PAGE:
Our deepest sympathy goes back every moment to you all for having to undergo the trial of missing your most beloved ones, who are enduring feelings of lonesomeness for you all so dear to us. Love for liberty and for you is all that keeps our pluck. You know that we are here fighting for an ideal. We are not here for glory. There is no glory in our thoughts in slaying our fellowman, [a] human creature in God’s image.
We are not here for amusement. There is no fun in this bloody warfare. We are here fighting for peace for the fellowship in the fullest meaning, for the equal rights of the weak, both for men and for each nation.
It is our duty to defend and to fight for our rights, and it is our share of duty, each and every one of us to do it too.
We’ve all tried to carry out our duty as good Christians and as gentlemen to try and do what we could. What I want it impress on your minds is that if it is our lot to fall on the battlefield and die, we are all satisfied.-It is a great privilege to us to help in this great cause.
For what better cause could a man die than for this noble cause. No matter how long we might live, there is no other way of spending our lives better than sacrificing them for the principles involved in this present war.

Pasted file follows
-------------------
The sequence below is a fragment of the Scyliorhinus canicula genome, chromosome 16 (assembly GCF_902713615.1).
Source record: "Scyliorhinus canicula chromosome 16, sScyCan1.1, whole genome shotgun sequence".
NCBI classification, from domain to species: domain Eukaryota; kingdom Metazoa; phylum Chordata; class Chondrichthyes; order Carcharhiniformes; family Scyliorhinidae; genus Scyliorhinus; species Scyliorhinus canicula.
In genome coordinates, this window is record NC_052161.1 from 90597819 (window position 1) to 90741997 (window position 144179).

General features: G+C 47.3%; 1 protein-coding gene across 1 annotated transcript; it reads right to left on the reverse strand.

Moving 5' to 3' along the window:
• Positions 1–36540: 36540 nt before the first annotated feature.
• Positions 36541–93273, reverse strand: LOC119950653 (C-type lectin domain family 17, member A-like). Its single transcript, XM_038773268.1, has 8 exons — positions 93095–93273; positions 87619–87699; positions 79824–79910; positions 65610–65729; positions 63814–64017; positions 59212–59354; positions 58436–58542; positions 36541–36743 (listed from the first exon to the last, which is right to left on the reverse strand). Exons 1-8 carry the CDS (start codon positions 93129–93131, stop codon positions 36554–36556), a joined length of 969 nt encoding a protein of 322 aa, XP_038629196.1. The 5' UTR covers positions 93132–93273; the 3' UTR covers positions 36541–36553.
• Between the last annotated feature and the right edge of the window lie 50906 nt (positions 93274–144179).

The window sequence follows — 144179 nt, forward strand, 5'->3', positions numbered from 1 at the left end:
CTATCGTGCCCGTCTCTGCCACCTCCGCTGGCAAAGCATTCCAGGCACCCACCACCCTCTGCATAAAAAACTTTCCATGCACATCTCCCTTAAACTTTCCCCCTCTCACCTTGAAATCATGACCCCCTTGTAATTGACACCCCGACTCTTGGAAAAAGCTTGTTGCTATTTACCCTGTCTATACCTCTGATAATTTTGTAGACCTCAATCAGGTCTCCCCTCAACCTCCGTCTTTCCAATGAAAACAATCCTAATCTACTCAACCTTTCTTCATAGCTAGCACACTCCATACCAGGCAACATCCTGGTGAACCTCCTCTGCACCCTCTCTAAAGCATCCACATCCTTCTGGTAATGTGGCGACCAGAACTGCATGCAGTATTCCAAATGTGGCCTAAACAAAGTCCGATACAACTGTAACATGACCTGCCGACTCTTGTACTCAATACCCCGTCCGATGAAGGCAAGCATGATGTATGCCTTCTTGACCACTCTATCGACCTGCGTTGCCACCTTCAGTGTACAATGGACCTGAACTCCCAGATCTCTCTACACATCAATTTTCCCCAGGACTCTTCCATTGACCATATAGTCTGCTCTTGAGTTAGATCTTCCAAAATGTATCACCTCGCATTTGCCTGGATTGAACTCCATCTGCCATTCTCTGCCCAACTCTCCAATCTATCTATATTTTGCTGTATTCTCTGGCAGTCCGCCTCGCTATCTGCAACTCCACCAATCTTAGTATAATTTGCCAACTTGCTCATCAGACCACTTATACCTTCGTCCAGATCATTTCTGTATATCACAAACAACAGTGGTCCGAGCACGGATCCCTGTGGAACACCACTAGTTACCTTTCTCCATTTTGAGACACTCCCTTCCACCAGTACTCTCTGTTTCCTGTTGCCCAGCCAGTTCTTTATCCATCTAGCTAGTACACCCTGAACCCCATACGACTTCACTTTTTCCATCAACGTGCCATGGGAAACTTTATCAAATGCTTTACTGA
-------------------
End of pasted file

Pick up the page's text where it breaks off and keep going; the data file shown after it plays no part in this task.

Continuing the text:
None of us will grudge dying, if we accomplish what we set out to do. Our time will have been worth while, for we have done our full duty for King and Country.
I would like to see all my friends coming home again. If we should come through safely we pledge ourselves before God to be better men.-Pray for us dear Father and for a speedy victory. With best wishes,
Your friend,Canadian/Wiarton Echo. February 14, 1917
L. Cpl. B.R. Keesig [Keeshig]
Ironically, this letter expresses these sentiments in an apparent isolation to the differential of political, social, and economic freedom that was contrasted by those of the Indigenous community and that of European derived institutions that ruled itself, with its separate set of rules, norms, and expectations, to that of the Indigenous community.